Well, this one is probably the least suprising yet. According to a 2016 report by the Wage Alliance on Walmart's value chain, Walmart refused to sign the 2013 Accord on Fire and Building Safety in Bangladesh that 200 companies signed following the collapse of Rana Plaza. It also stated that all 14 factories in Cambodia were studied, and they all violated local overtime laws consistently, with some forcing 14 hour work days without overtime pay "in sweltering heat, without adequate supply of clean drinking water or any breaks." These same conditions were expressed by workers in factories in India, Indonesia, and Bangladesh. The report continued to list countless instances of workers given severely less than they were promised, or even cases where owners of factories fled without paying workers at all.

INSTEAD: OK, I know it's hard to pass up Walmart prices. However, here is a full list of companies that are fair trade. Even if you start small, I know you can find a way to cut back on your slavery footprint! Want to know how many slaves work for you now? Visit the Slavery Footprint mission to find out.

*I use the term “fair wage” because many people who are enslaved are trapped in a cycle of debt bondage. This means that an individual or family works for pennies per hour to pay off an ever-increasing debt. Oftentimes this debt is passed down for generations. To learn more about debt bondage and other forms of slavery, visit the non-profit End Slavery Now, here.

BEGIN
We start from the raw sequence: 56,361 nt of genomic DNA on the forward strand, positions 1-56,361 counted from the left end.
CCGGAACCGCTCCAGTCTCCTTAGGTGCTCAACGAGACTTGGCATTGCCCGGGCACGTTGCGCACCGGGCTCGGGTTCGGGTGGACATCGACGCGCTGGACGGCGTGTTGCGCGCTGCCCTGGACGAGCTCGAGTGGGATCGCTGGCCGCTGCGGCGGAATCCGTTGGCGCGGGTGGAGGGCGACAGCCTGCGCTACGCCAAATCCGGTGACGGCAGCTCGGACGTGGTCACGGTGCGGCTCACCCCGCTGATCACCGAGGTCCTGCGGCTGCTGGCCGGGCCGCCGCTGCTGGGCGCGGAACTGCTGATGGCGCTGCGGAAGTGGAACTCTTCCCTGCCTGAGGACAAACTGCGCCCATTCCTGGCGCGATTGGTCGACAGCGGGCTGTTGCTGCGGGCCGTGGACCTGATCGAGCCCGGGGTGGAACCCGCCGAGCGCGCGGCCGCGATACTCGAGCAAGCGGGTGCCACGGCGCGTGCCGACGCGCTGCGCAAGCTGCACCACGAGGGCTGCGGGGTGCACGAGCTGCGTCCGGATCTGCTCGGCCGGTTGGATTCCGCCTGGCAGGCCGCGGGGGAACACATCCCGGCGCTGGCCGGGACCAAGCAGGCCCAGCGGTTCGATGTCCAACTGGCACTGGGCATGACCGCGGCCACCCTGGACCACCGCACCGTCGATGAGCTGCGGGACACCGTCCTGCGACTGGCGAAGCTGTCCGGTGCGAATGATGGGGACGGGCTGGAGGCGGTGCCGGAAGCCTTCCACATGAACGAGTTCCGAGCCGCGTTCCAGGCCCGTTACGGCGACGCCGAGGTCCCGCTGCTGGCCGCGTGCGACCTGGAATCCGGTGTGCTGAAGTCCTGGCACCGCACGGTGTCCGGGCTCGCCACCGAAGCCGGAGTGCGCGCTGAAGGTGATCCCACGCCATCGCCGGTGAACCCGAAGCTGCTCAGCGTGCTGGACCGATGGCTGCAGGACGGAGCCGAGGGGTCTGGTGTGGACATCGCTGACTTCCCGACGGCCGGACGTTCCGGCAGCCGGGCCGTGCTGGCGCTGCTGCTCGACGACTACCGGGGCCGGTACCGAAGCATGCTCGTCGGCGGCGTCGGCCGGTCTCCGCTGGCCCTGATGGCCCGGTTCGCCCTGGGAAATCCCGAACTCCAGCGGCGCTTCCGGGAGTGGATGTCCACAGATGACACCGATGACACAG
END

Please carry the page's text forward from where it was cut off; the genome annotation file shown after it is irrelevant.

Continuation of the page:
Cover Image Credit: iragelb / Flickr

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11 Things Retail Employees Are Really Thinking But Won't Say To Your Face

Have you ever wondered what's inside a retail workers mind?

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Everyone has been in a store at one point in their lives. Whether it's a Wal-Mart or a Gucci store, you've been somewhere where people are hired to help you out. Retail employees have relatively hard jobs and most of the times customers make it worse. In one eight hour shift we feel a wide range of emotions and have millions of thoughts.

Most of the time the thoughts are sarcastic and funny, and we wish we could say them out loud. Here are just some that are most common.

1. "Clearly that's the price."

If you point at a price tag and then ask me if it's the price again I will lose it. If it's marked different then that's the price, it is literally that simple.

2. "Haha, wow, haven't heard that joke before."